Arnaldur Indriðason’s Jar City takes up the topic of nature and nurture and what it all means, too. In that novel, Reykjavík police inspector Erlendur and his team investigate the murder of a seemingly inoffensive elderly man named Holberg. At first the case looks like a robbery gone very wrong. But there are a few clues that suggest that this was a deliberate killing. So the next step is to look at the people in the victim’s current life, as well as those in his past. And as it turns out, Holberg was quite possibly not as harmless and innocent as he seemed. As the police team digs into his background, they find some ugly allegations of rape and attempted rape. There’s even a possibly-related case of suicide that seems to have had its roots in Holberg’s past. Among other things, it’s an interesting exploration of the environment/heredity issue.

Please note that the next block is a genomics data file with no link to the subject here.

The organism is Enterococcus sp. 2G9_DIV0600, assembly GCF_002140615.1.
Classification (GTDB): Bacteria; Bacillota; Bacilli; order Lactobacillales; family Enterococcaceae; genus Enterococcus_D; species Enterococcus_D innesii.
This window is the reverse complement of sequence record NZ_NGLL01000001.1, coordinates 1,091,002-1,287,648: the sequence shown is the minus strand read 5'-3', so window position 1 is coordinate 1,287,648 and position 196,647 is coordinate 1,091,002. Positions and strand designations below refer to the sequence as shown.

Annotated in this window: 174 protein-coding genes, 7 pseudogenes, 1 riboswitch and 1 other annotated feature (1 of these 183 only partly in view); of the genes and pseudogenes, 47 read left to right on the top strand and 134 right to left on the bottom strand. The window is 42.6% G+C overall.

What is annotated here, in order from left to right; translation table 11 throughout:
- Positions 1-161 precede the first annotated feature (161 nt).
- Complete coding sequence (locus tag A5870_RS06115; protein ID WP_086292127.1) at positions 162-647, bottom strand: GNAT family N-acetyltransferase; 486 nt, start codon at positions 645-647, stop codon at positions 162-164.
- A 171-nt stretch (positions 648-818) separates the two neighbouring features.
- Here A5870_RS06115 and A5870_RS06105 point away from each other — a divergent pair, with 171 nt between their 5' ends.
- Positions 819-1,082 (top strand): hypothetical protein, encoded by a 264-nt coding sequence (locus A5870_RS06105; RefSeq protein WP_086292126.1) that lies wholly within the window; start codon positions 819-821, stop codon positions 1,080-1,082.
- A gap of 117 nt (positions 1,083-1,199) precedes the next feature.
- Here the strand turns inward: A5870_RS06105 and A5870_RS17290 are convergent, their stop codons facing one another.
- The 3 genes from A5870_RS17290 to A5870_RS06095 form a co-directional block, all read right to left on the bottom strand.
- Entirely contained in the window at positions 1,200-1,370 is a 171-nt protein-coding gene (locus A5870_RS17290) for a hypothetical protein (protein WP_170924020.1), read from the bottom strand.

The ‘Nicci French’ writing team raises the question of nature v nurture in Blue Monday. In that novel, London psychologist Frieda Klein gets a new client, Alan Dekker. He has all sorts of emotional and other issues, one of which is his dream of having his own son – a boy who looks just like him. He and his wife, Carrie, haven’t had any children, and Dekker doesn’t want to adopt. So he and Klein start the difficult work of exploring his past, his feelings about adoption, and his beliefs about heredity and environment. Then comes the disturbing news that four-year-old Matthew Farady has gone missing. DI Malcom Karlsson and his team begin the investigation immediately, but nothing turns up. When Klein hears of the boy’s disappearance, she begins to worry, first subconsciously and then actively, that it might be connected in some way with the work she’s doing with Dekker. It’s risky from the perspective of professional ethics, but Klein lets Karlsson know of her concerns. They begin to look more deeply into the case and, little by little, each in a different way, they find out the truth. They also find out how it relates to another disappearance from twenty years earlier.